Data released by the Elstat statistics bureau on Monday indicates that the Greek economy has expanded for the second consecutive quarter, beating forecasts and emerging from a protracted recession for the first time in two years.
According to Elstat, the country’s gross domestic product (GDP) increased by 0.5 percent in the three months leading to September from the previous quarter, following a 0.2 percent growth in the second quarter.
Two consecutive quarters of growth officially mark the end of recession.
“The readings were clearly above market expectations, pointing to a slightly positive print for the full-year,” said Eurobank’s chief economist Platon Monokroussos.
“We expect fourth quarter GDP to remain on a positive trajectory, both on a quarterly and yearly basis, with our full-year forecast now standing at 0.1 percent,” he said.
According to the government, the economy will contract by 0.3 percent within the year before returning to growth in 2017 when it is anticipated to increase by 2.7 percent.
The EU predicts that the Greek economy will expand by 2.7 percent next year, while the Bank of Greece puts the figure at 2.5 percent.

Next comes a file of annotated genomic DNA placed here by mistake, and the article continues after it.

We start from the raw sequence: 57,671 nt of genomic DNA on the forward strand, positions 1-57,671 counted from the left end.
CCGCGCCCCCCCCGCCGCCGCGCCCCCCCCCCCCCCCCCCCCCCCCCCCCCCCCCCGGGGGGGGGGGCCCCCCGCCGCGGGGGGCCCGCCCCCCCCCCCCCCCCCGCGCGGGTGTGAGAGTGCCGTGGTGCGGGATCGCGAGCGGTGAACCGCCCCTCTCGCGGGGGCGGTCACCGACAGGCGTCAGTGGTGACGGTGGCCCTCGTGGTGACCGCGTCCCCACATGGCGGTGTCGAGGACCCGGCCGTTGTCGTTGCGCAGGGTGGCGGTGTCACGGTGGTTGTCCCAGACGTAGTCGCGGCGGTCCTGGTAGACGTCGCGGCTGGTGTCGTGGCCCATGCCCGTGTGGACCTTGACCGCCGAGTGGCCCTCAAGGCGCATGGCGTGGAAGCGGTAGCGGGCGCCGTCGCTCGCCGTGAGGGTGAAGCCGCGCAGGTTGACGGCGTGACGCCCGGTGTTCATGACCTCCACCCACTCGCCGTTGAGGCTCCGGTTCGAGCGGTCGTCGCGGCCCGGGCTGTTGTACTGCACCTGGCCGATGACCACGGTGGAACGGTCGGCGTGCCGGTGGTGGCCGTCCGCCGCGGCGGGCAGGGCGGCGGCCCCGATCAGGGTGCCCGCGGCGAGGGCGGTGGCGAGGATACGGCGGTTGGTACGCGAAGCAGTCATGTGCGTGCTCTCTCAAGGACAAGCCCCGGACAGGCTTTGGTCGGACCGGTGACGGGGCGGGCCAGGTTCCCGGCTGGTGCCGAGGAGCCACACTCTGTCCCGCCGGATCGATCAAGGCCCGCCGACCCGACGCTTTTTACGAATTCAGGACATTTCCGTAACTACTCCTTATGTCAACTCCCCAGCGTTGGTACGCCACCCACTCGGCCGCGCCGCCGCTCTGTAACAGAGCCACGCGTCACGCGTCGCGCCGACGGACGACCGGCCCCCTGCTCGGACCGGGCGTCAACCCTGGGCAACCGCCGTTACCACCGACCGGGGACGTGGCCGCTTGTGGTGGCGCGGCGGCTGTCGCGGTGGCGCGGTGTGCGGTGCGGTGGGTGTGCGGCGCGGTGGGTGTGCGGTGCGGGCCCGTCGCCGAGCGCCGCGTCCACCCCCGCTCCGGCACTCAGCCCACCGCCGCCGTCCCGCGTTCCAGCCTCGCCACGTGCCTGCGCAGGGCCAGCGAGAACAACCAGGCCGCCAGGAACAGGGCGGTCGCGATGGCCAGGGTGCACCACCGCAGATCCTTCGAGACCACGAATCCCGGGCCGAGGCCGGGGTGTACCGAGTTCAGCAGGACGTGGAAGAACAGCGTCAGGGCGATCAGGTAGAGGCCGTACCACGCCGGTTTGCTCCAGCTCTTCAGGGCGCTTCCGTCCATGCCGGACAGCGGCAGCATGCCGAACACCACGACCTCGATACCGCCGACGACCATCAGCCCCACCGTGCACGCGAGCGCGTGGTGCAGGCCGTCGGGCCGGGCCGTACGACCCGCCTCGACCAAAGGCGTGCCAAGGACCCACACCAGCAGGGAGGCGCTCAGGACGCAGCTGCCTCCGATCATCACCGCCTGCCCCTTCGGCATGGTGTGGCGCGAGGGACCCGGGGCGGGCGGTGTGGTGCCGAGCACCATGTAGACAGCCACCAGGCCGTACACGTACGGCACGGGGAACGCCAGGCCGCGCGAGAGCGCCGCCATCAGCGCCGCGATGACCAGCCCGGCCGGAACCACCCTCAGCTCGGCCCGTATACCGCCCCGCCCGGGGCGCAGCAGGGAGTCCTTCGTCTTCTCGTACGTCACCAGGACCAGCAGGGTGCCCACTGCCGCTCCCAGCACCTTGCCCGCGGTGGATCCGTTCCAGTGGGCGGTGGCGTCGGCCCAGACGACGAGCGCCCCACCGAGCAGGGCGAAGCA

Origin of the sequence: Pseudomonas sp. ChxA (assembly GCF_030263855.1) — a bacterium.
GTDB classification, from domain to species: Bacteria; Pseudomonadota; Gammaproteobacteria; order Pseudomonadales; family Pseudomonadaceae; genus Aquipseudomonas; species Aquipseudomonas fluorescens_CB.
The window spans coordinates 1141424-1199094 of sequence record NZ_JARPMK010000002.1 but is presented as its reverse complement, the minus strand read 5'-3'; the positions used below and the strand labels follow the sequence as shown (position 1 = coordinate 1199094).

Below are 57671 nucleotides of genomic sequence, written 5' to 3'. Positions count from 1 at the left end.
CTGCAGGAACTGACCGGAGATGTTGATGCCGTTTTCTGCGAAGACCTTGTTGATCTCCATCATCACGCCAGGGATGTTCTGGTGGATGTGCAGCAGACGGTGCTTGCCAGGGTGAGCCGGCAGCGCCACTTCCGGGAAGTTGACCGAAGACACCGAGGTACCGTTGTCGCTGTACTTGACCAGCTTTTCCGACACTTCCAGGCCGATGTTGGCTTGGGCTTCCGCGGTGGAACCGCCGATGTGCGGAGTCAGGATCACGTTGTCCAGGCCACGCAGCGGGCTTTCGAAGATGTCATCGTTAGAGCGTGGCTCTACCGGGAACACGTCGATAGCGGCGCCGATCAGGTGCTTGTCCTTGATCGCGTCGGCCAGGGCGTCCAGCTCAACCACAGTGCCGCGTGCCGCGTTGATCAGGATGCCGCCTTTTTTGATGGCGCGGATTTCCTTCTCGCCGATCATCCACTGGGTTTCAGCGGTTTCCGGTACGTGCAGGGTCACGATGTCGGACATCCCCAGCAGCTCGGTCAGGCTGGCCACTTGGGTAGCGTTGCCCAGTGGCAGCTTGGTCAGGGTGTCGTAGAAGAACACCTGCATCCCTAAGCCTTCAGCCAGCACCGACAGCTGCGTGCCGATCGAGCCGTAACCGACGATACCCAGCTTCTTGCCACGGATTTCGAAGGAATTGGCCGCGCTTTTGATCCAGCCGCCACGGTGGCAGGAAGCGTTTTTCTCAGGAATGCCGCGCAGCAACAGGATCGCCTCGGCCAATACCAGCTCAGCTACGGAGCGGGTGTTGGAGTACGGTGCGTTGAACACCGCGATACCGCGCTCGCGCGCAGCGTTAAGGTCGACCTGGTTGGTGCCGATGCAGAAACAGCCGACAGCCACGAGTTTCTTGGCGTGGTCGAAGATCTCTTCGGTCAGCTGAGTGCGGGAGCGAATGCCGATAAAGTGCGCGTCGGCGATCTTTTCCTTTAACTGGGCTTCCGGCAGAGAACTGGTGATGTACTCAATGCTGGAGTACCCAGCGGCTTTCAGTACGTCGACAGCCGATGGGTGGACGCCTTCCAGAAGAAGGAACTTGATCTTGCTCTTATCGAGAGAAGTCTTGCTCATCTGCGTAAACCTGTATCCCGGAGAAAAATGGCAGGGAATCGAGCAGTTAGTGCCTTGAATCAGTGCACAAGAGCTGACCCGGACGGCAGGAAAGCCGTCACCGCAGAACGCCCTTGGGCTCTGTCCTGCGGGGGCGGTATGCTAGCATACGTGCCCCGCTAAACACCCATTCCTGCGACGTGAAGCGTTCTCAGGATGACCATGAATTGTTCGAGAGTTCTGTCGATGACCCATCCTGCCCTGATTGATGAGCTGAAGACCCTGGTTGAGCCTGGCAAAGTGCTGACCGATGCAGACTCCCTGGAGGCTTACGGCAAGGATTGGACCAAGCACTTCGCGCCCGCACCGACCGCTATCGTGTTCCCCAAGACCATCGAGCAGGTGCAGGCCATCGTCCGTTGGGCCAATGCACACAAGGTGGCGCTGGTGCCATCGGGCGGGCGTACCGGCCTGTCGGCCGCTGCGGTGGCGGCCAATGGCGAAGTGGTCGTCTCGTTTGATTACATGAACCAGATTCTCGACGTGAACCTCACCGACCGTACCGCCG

According to the Greek government, the growth dynamic of the economy is better than it has been at any time since the economic crisis first began.
“The Greek economy has not known a comparable growth rhythm since the first quarter of 2008,” said government spokesman Dimitris Tzanakopoulos.
As Greece’s creditors last month released a €2.8 billion tranche from the country’s €86 billion bailout program, this economic data comes as welcome news.
The funds were approved after Athens implemented the required austerity measures, including tax hikes, pension cuts, public asset transfers and the start of a new privatization fund.
Some experts believe that economic growth can partly be attributed to the EU’s extra funds for Greece so the country could cope with the massive influx of immigrants.
At the present time, Greece is hosting over 60,000 refugees at hospitality centers nationwide and is reportedly receiving hundreds of millions of Euros from the EU.